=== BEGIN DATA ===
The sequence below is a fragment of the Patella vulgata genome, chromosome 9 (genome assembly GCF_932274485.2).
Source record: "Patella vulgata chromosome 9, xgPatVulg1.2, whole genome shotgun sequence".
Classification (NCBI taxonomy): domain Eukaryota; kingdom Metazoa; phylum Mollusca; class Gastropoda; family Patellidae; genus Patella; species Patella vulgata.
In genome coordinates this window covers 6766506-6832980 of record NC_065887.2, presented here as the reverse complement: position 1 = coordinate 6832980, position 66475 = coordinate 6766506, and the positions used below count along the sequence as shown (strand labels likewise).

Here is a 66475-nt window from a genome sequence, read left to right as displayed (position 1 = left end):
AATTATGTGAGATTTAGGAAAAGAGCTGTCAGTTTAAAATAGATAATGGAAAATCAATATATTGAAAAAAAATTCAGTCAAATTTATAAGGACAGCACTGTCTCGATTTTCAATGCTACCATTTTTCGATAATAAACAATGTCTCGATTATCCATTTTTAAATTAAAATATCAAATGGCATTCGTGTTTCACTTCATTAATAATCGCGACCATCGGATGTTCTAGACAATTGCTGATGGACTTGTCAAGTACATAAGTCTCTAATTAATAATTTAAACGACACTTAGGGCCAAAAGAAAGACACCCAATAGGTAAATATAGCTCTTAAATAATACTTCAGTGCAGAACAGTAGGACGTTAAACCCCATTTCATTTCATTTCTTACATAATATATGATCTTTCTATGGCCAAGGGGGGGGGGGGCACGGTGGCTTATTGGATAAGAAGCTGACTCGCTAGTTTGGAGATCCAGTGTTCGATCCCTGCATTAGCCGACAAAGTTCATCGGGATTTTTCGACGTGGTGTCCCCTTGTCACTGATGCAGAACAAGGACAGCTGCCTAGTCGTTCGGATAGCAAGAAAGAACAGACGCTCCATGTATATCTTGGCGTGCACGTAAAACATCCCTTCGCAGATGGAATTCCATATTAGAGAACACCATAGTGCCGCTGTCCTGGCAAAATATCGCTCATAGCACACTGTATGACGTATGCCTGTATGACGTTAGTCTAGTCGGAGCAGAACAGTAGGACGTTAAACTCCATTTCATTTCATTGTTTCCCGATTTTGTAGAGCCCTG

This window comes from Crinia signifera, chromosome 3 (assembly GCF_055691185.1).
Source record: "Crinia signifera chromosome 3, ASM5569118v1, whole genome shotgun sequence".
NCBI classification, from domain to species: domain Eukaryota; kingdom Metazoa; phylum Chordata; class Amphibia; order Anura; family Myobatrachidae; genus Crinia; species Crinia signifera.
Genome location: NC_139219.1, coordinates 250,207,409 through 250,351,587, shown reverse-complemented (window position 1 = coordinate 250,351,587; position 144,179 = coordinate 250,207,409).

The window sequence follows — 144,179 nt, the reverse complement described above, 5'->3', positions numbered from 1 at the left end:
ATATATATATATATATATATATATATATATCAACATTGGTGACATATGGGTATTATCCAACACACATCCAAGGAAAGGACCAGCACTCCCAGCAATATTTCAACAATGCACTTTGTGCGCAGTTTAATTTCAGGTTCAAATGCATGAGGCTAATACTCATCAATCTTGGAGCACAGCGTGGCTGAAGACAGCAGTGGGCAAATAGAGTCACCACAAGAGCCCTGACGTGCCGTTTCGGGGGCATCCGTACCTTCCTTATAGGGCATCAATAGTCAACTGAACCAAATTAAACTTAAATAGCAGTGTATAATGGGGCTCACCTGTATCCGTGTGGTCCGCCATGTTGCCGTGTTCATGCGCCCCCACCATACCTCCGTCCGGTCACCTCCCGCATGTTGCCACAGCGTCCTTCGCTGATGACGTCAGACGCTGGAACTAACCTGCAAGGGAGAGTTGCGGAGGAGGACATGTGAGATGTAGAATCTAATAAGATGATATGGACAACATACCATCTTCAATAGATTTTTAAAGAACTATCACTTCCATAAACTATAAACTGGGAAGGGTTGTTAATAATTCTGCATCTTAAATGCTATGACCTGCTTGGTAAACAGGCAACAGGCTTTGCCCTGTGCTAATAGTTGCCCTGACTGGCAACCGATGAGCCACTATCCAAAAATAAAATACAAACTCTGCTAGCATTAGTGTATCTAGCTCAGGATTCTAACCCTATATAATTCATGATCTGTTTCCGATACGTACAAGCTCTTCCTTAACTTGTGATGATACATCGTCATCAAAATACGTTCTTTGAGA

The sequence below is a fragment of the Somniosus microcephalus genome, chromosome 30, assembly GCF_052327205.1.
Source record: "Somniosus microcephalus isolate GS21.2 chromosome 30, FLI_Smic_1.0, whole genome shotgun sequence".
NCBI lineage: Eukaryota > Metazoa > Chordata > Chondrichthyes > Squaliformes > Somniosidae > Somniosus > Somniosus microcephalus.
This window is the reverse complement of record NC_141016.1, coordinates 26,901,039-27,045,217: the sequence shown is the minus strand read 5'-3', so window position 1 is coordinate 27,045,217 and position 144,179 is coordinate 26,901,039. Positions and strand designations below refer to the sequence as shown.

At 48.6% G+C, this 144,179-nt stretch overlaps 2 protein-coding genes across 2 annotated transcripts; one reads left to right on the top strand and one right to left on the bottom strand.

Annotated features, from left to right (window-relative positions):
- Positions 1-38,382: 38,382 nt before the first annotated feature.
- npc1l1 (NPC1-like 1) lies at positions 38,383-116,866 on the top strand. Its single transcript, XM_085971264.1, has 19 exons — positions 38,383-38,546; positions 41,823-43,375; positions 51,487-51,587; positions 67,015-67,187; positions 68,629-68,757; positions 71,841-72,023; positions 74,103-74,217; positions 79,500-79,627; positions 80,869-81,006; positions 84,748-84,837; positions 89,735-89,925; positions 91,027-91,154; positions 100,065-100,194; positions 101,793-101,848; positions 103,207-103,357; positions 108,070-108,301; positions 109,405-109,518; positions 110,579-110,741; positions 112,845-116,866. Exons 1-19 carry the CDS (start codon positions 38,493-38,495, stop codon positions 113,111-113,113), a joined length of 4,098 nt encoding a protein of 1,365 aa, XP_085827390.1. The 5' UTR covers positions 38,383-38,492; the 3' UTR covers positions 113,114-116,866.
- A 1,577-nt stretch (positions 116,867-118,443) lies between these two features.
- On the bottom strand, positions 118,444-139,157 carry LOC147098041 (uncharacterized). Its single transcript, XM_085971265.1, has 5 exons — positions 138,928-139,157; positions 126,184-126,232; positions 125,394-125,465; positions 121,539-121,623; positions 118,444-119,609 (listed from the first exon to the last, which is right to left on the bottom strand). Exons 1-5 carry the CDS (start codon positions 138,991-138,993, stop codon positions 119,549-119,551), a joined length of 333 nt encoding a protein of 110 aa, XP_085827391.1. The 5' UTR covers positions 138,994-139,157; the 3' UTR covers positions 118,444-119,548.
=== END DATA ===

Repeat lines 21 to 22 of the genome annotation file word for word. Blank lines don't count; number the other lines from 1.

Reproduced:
- A 1,577-nt stretch (positions 116,867-118,443) lies between these two features.
- On the bottom strand, positions 118,444-139,157 carry LOC147098041 (uncharacterized). Its single transcript, XM_085971265.1, has 5 exons — positions 138,928-139,157; positions 126,184-126,232; positions 125,394-125,465; positions 121,539-121,623; positions 118,444-119,609 (listed from the first exon to the last, which is right to left on the bottom strand). Exons 1-5 carry the CDS (start codon positions 138,991-138,993, stop codon positions 119,549-119,551), a joined length of 333 nt encoding a protein of 110 aa, XP_085827391.1. The 5' UTR covers positions 138,994-139,157; the 3' UTR covers positions 118,444-119,548.